Meet the Austins became the first in a series based around the lives of the Austin family. It included The Moon by Night (1963), The Twenty-four Days Before Christmas (1964), The Young Unicorns (1968), and A Ring of Endless Light (1980). In A Ring of Endless Light, young protagonist Vicky Austin experiences death for the first time and processes her feelings through telepathic communication with dolphins. The series' supernatural elements, its focus on family love, and its descriptions of "the cosmic battle between light and darkness" continued in L'Engle's other books.

A Wrinkle in Time and Time Quintet

While writing Meet the Austins, L'Engle nurtured a more unconventional story idea. Her novel A Wrinkle in Time (1962) featured three children in a battle to save the world from cosmic evil. The children are aided by three unusual shape-shifting women and creatures from other planets. "I cannot possibly tell you how I came to write it," L'Engle later said; "It was only after it was written that I realized what some of it meant."

Publishers balked at the novel's strange plot, although one publisher believed he might be turning down the next Alice's Adventures in Wonderland (1865). The book's religious overtones also put off several readers. L'Engle was a devoted Episcopalian, and her Christian faith is a recurring element in her work. A Wrinkle in Time quotes several passages from the Bible.

The novel was rejected 26 times before L'Engle's agent sent it to John Farrar of the publishing house Farrar, Strauss & Giroux. Farrar had misgivings—the book was unusual. But he took a chance. The book's editor agreed with L'Engle that "the capabilities of young readers are greatly underestimated." The gamble paid off. Readers and critics loved the book. In 1963 A Wrinkle in Time won the Newbery Medal, the publishing world's highest honor for children's literature. It became L'Engle's best-known work.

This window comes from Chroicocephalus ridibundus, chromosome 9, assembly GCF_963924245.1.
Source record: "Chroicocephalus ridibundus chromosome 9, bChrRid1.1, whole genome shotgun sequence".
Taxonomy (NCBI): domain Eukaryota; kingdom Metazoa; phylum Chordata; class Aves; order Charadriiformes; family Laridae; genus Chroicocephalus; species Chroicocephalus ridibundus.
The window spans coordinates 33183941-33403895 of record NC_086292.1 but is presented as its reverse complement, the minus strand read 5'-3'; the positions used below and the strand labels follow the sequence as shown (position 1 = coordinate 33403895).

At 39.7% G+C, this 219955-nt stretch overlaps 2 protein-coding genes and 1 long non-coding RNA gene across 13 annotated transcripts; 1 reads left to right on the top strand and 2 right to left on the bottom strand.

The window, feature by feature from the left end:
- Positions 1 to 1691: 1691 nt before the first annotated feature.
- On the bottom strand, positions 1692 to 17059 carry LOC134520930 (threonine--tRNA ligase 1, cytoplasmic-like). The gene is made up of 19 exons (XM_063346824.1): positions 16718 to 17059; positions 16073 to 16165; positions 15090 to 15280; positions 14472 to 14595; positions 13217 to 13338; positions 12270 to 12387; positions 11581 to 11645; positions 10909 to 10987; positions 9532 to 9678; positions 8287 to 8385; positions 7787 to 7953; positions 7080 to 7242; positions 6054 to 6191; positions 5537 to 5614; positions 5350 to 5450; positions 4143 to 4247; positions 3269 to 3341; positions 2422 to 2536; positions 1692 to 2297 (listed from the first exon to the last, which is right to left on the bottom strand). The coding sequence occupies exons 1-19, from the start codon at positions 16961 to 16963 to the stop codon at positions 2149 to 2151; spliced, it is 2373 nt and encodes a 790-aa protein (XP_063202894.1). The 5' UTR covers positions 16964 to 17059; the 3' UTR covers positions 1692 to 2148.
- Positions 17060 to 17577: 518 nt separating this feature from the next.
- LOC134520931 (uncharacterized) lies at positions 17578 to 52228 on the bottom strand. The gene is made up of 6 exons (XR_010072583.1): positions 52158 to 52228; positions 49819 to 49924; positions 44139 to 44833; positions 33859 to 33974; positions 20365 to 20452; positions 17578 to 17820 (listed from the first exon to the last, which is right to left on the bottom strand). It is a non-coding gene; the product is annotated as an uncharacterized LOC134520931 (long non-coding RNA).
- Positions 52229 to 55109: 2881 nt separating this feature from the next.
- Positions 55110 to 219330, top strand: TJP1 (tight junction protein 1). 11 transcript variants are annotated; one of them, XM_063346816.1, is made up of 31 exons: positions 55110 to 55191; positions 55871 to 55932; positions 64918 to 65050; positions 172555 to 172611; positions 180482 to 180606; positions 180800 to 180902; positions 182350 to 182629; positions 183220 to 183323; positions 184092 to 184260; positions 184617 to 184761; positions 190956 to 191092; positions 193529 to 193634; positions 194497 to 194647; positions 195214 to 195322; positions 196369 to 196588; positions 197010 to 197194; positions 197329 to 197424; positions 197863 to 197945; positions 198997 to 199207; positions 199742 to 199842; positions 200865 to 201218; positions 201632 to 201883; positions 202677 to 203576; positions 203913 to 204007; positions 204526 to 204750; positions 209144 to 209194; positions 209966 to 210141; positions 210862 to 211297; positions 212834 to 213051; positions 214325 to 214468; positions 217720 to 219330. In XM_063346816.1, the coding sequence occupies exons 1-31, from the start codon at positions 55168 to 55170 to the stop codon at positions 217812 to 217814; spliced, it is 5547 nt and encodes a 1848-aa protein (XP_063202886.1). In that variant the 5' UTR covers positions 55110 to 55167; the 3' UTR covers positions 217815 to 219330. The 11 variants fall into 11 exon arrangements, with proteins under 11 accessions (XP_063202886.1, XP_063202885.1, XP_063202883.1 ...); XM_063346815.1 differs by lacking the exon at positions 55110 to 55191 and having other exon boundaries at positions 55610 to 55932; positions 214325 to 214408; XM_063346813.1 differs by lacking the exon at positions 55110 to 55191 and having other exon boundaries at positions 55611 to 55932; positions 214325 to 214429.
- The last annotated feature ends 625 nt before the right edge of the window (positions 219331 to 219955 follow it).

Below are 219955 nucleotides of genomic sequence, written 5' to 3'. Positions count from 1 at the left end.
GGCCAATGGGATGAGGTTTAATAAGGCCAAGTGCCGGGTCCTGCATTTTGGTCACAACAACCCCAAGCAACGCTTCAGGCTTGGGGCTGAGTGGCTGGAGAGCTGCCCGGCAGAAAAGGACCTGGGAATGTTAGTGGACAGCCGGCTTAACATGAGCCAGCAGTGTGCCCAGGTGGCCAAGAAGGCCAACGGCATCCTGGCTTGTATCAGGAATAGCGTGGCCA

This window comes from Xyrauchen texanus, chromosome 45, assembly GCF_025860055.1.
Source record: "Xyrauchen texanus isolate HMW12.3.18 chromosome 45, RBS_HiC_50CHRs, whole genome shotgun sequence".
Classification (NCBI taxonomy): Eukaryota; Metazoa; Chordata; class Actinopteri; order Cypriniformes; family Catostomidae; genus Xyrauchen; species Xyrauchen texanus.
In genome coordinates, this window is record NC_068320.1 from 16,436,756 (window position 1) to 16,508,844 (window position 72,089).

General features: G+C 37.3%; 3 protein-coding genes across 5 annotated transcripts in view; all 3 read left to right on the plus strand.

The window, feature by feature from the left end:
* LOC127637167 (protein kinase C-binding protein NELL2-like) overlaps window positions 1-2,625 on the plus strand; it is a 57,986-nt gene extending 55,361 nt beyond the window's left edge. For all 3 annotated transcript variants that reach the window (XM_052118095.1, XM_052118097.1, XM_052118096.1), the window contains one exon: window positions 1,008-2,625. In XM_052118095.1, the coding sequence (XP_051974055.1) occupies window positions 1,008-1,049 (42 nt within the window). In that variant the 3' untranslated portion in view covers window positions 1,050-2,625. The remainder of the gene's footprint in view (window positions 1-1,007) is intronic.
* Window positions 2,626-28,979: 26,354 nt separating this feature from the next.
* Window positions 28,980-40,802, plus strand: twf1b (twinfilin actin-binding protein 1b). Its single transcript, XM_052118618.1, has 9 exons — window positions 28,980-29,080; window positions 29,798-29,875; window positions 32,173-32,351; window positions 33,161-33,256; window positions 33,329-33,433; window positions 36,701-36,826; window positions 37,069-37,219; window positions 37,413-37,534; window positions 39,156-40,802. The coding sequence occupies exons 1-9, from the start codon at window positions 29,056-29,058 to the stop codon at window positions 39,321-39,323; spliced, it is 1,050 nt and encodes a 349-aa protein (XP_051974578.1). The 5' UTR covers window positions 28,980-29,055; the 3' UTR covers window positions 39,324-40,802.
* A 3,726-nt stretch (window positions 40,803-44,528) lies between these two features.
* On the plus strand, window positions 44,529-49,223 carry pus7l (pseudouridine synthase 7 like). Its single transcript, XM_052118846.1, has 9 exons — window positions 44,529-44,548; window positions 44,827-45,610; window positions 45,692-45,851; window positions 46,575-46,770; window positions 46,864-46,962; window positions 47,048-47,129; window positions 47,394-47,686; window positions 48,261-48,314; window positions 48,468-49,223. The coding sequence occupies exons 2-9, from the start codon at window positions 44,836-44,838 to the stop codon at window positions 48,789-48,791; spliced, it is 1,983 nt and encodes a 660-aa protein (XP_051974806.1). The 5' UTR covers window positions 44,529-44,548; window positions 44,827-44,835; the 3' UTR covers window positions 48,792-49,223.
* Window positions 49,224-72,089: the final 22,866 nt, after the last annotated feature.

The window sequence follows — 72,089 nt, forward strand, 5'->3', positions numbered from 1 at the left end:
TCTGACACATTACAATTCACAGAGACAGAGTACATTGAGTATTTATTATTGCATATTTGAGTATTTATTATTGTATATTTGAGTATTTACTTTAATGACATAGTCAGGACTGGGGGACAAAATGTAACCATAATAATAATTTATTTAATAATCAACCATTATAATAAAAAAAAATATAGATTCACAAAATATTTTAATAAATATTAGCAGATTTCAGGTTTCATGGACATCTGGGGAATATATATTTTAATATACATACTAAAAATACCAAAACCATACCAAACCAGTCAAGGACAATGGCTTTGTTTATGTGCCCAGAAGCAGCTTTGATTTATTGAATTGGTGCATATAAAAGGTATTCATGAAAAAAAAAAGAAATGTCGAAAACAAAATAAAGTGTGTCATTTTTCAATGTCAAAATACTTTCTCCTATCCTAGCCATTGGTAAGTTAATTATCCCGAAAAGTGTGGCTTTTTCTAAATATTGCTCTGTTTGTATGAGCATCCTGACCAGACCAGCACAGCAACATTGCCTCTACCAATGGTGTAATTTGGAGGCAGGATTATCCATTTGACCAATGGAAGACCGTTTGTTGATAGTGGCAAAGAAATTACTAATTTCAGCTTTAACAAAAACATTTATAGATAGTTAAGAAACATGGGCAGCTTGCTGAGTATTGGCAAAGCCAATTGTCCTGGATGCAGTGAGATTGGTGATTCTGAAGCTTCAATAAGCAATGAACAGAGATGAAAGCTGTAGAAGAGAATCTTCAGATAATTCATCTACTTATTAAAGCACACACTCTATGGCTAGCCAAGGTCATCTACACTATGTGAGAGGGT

A Wrinkle in Time's uniqueness made an impression on readers. The novel combines common science fiction and fantasy devices, moral concepts of good and evil, and the coming-of-age quest of the awkward, but brilliant, protagonist Meg Murry. Imagery associated with totalitarianism, or control by an absolute state authority, also pervades the novel. The children travel to the planet Camazotz, a society ruled by leaders who insist on conformity. The fight against the evil represented in Camazotz is often understood as L'Engle's response to the Cold War.

Sequels A Wind in the Door (1973), A Swiftly Tilting Planet (1978), Many Waters (1986), and An Acceptable Time (1989) expanded on Meg and the Murry family's story. The series is known as the Time Quintet. Characters from the Austin family series sometimes appear in the Time Quintet, and vice versa. In what critics have called "the long dream" of L'Engle's fiction, there are a few unifying elements and themes. These include gifted children, communication with the supernatural, a loving family, and the search for an absent father.

Meg, one of science fiction's first notable heroines, is moody, impatient, and stubborn, but also caring, curious, and devoted to her family. "Of course I'm Meg," L'Engle said. She made the character semi-autobiographical on purpose. L'Engle's granddaughter Charlotte Voiklis sees the resemblance, saying L'Engle acted "in the same impetuous, passionate, stubborn, loving way" as Meg.